In the far reaches of the Universe, a supermassive black hole is throwing a tantrum.

It's blowing a tremendous wind into intergalactic space, and we're seeing the storm light from 13.1 billion years ago, when the Universe was less than 10 percent of its current age. It's the most distant such tempest we've ever identified, and its discovery is a clue that could help astronomers unravel the history of galaxy formation.

"The question is when did galactic winds come into existence in the Universe?" said astronomer Takuma Izumi of the National Astronomical Observatory of Japan (NAOJ).

"This is an important question because it is related to an important problem in astronomy: how did galaxies and supermassive black holes coevolve?"

Supermassive black holes cannot be separated from galaxies. These huge objects, millions to billions of times the mass of the Sun, make up the powerful heart of the galactic system - the gravitational nucleus around which everything else in the galaxy revolves.

They also play a huge role in how their galaxies form. One of the ways they do so is a mechanism called feedback. Powerful winds from the supermassive black hole gust through space, blowing away material that would produce stars in some areas, or forcing it to collapse into new stars in others. Ultimately, the black hole's presence sets constraints on the stellar mass of the galaxy.

Interestingly, the mass of a supermassive black hole is generally roughly proportional to the central bulge of the galaxy around it. Astronomers are not sure why it happens, since a galaxy has much more mass than its supermassive black hole, by about 10 orders of magnitude; but the proportionality suggests that supermassive black holes and their galaxies evolve together, rather than forming separately and coming together later.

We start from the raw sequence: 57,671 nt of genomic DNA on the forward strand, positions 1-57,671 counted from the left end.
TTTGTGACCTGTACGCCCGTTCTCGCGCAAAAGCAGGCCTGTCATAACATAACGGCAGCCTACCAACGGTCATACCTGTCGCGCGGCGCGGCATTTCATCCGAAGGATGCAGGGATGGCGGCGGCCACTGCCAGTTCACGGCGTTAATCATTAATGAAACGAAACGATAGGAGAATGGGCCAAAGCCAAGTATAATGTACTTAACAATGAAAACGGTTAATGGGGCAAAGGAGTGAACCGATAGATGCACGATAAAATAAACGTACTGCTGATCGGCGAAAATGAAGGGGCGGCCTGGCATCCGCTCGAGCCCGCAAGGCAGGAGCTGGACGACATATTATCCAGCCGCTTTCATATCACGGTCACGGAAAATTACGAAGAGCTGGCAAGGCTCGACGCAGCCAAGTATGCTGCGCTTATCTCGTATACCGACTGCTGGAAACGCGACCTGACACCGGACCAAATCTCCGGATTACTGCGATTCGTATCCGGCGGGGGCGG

To investigate how early feedback can be observed in the Universe, Izumi and his colleagues used the Atacama Large Millimeter/submillimeter Array (ALMA) radio telescope in Chile to look for motion in the gas flows around galaxies with supermassive black holes in the early Universe.

They found a galaxy called J1243+0100, just a few hundred million years after the Big Bang. Analysis of the radio emission from dust in the galaxy suggested powerful outflows of 500 kilometers (310 miles) per second, at an outflow rate of 447 times the mass of the Sun per year - definitely powerful enough to quench the birth of any stars.

This makes it the earliest black hole wind identified to date, extending the record by 100 million years, suggesting that feedback emerged relatively early in the history of the Universe.

That's not the only thing that emerged early, however. Measurements showed that the supermassive black hole clocks in at around 330 million times the mass of the Sun.

By studying the ALMA data, researchers were also able to measure the mass of J1243+0100's bulge. It clocked in at 30 billion times the mass of the Sun, making the black hole's mass proportional at roughly 10 percent that of the bulge.

This suggests that the coevolution of supermassive black holes and their host galaxies has also been occurring since at least a few hundred million years after the Big Bang.

"Our observations support recent high-precision computer simulations which have predicted that coevolutionary relationships were in place even at about 13 billion years ago," Izumi said.

"We are planning to observe a large number of such objects in the future, and hope to clarify whether or not the primordial coevolution seen in this object is an accurate picture of the general Universe at that time."

The research has been published in The Astrophysical Journal.